Cohomology and homotopy
In higher category theory
A geometric morphism between toposes is a functor of the underlying categories that is consistent with the interpretation of and as generalized topological spaces.
If is the terminal sheaf topos, then is essential if is a locally connected topos . In general, being essential is a necessary (but not sufficient) condition to ensure that behaves like a map of topological spaces whose fibers are locally connected: that it is a locally connected geometric morphism.
Given a geometric morphism , it is an essential geometric morphism if the inverse image functor has not only the right adjoint , but also a left adjoint :
A point of a topos which is given by an essential geometric morphism is called an essential point of .
Relation to morphisms of (co)sites
For and small categories write and for the corresponding copresheaf toposes. (If we think of the opposite categories and as sites equipped with the trivial coverage, then these are the corresponding sheaf toposes.)
This construction extends to a 2-functor
from the 2-category Cat with 2-morphisms reversed) to the sub-2-category of Topos on essential geometric morphisms, where a functor is sent to the essential geometric morphism
where and denote the left and right Kan extension along , respectively.
This 2-functor is a full and faithful 2-functor when restricted to Cauchy complete categories:
For all small categories we have an equivalence of categories
between the opposite category of the functor category between the Cauchy completions of and and the the category of essential geometric morphisms between the copresheaf toposes and geometric transformations between them.
In particular, since every poset – when regarded as a category – is Cauchy complete, we have
Some morphism calculus
Let be an essential geometric morphism.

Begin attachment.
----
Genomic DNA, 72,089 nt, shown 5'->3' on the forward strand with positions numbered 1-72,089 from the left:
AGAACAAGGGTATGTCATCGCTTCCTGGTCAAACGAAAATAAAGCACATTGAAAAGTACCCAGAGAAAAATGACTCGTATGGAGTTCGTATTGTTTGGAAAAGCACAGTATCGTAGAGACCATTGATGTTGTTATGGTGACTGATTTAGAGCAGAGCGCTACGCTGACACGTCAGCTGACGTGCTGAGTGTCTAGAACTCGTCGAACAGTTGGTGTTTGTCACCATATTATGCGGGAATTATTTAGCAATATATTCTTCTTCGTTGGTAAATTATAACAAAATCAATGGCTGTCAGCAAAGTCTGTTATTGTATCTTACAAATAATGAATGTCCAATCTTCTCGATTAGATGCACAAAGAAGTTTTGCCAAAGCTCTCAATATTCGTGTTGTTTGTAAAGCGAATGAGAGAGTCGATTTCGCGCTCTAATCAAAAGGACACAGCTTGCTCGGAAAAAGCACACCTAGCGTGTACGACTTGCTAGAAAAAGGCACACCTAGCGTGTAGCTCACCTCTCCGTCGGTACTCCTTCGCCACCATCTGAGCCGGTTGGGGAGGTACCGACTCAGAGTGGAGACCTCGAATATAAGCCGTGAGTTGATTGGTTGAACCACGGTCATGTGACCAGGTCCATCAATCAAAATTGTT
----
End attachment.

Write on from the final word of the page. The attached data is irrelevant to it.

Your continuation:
For every in the diagram
commutes, where the vertical morphisms are unit and counit, respectively, and where the bottom horizontal morphism is the adjunct of under the composite adjunction .
The morphism is the component of a natural transformation
The composite is the component of this composed with the counit .
We may insert the 2-identity given by the zig-zag law
Composing this with the counit produces the transformation whose component is manifestly the morphism .
Etale geometric morphisms
For any morphism in a topos , the induced geometric morphism of overcategory toposes is essential.
For the case the terminal object, the geometric morphism
is also called an etale geometric morphism.
Locally connected toposes
A locally connected topos is one where the global section geometric morphism is essential.
In this case, the functor sends each object to its set of connected components. More on this situation is at homotopy groups in an (∞,1)-topos.
Note, though that if is an arbitrary geometric morphism through which we regard as an -topos, i.e. a topos “in the world of ,” the condition for to be locally connected as an -topos is not just that is essential, but that the left adjoint can be made into an -indexed functor (which is automatically true for and ). This is automatically the case for -toposes (at least, when our foundation is material set theory—and if our foundation is structural set theory, then our large categories and functors all need to be assumed to be -indexing anyway). For more see locally connected geometric morphism.
The tiny objects of a presheaf topos are precisely the essential points . See tiny object for details.
As many other things, it all started as an exercise in
Speaking of exercises, consider the results of Roos reported in exercise 7.3 of
- Peter Johnstone, Topos Theory , Academic Press New York 1977. (Dover reprint 2014, pp.254f)
The case of sheaves valued in FinSet is considered in
- J. Haigh, Essential geometric morphisms between toposes of finite sets , Math. Proc. Phil. Soc. 87 (1980) pp.21-24.
The standard reference for essential localizations 1, aka levels, is
- G. M. Kelly, F. W. Lawvere, On the Complete Lattice of Essential Localizations , Bull. Soc. Math. de Belgique XLI (1989) pp.261-299.
The definition of geometric morphism appears before Lemma A.4.1.5 in
Connected surjective and local geometric morphisms are discussed in
Further refinements are in
- Bill Lawvere, Axiomatic cohesion Theory and Applications of Categories, Vol. 19, No. 3, 2007, pp. 41–49. (pdf)